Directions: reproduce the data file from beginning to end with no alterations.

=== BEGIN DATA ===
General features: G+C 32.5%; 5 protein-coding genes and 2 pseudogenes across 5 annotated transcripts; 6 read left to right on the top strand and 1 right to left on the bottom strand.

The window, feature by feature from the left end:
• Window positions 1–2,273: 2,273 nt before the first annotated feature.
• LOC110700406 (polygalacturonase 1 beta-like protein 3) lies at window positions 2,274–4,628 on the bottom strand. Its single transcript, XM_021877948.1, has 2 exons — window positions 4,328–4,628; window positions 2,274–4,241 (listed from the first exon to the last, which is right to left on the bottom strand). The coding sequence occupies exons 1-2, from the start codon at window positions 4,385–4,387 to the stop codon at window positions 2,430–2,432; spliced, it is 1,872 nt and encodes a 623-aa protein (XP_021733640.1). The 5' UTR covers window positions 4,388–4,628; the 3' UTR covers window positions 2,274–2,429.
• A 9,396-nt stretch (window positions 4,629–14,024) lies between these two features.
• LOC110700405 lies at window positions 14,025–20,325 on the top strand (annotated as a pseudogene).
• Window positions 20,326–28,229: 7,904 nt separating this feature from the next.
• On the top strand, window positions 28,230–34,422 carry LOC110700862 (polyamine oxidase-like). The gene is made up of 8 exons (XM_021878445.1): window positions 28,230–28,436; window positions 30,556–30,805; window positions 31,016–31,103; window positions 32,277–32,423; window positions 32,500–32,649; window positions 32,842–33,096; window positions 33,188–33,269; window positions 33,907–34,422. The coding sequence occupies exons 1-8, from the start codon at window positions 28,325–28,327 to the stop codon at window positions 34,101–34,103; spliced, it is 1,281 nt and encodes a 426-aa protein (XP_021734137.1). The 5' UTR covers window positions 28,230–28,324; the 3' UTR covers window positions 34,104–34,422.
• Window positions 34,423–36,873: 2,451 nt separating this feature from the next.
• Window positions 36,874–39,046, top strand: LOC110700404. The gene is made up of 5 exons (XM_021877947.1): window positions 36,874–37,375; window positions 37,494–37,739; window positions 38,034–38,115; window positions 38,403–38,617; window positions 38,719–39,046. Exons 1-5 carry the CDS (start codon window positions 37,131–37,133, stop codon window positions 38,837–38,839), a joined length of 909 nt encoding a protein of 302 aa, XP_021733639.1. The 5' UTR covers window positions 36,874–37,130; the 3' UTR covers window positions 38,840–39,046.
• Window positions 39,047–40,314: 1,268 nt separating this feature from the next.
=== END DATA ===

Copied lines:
General features: G+C 32.5%; 5 protein-coding genes and 2 pseudogenes across 5 annotated transcripts; 6 read left to right on the top strand and 1 right to left on the bottom strand.

The window, feature by feature from the left end:
• Window positions 1–2,273: 2,273 nt before the first annotated feature.
• LOC110700406 (polygalacturonase 1 beta-like protein 3) lies at window positions 2,274–4,628 on the bottom strand. Its single transcript, XM_021877948.1, has 2 exons — window positions 4,328–4,628; window positions 2,274–4,241 (listed from the first exon to the last, which is right to left on the bottom strand). The coding sequence occupies exons 1-2, from the start codon at window positions 4,385–4,387 to the stop codon at window positions 2,430–2,432; spliced, it is 1,872 nt and encodes a 623-aa protein (XP_021733640.1). The 5' UTR covers window positions 4,388–4,628; the 3' UTR covers window positions 2,274–2,429.
• A 9,396-nt stretch (window positions 4,629–14,024) lies between these two features.
• LOC110700405 lies at window positions 14,025–20,325 on the top strand (annotated as a pseudogene).
• Window positions 20,326–28,229: 7,904 nt separating this feature from the next.
• On the top strand, window positions 28,230–34,422 carry LOC110700862 (polyamine oxidase-like). The gene is made up of 8 exons (XM_021878445.1): window positions 28,230–28,436; window positions 30,556–30,805; window positions 31,016–31,103; window positions 32,277–32,423; window positions 32,500–32,649; window positions 32,842–33,096; window positions 33,188–33,269; window positions 33,907–34,422. The coding sequence occupies exons 1-8, from the start codon at window positions 28,325–28,327 to the stop codon at window positions 34,101–34,103; spliced, it is 1,281 nt and encodes a 426-aa protein (XP_021734137.1). The 5' UTR covers window positions 28,230–28,324; the 3' UTR covers window positions 34,104–34,422.
• Window positions 34,423–36,873: 2,451 nt separating this feature from the next.
• Window positions 36,874–39,046, top strand: LOC110700404. The gene is made up of 5 exons (XM_021877947.1): window positions 36,874–37,375; window positions 37,494–37,739; window positions 38,034–38,115; window positions 38,403–38,617; window positions 38,719–39,046. Exons 1-5 carry the CDS (start codon window positions 37,131–37,133, stop codon window positions 38,837–38,839), a joined length of 909 nt encoding a protein of 302 aa, XP_021733639.1. The 5' UTR covers window positions 36,874–37,130; the 3' UTR covers window positions 38,840–39,046.
• Window positions 39,047–40,314: 1,268 nt separating this feature from the next.